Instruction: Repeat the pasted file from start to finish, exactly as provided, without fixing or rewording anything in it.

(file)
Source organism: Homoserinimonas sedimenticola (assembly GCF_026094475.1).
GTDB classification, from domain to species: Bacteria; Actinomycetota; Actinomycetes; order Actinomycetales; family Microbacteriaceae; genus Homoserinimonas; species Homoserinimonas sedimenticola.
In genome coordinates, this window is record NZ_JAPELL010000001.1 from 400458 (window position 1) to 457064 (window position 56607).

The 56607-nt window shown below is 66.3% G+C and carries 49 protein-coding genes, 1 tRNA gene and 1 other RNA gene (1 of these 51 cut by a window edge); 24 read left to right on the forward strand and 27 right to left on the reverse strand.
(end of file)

Source organism: Homoserinimonas sedimenticola (assembly GCF_026094475.1).
GTDB classification, from domain to species: Bacteria; Actinomycetota; Actinomycetes; order Actinomycetales; family Microbacteriaceae; genus Homoserinimonas; species Homoserinimonas sedimenticola.
In genome coordinates, this window is record NZ_JAPELL010000001.1 from 400458 (window position 1) to 457064 (window position 56607).

The 56607-nt window shown below is 66.3% G+C and carries 49 protein-coding genes, 1 tRNA gene and 1 other RNA gene (1 of these 51 cut by a window edge); 24 read left to right on the forward strand and 27 right to left on the reverse strand.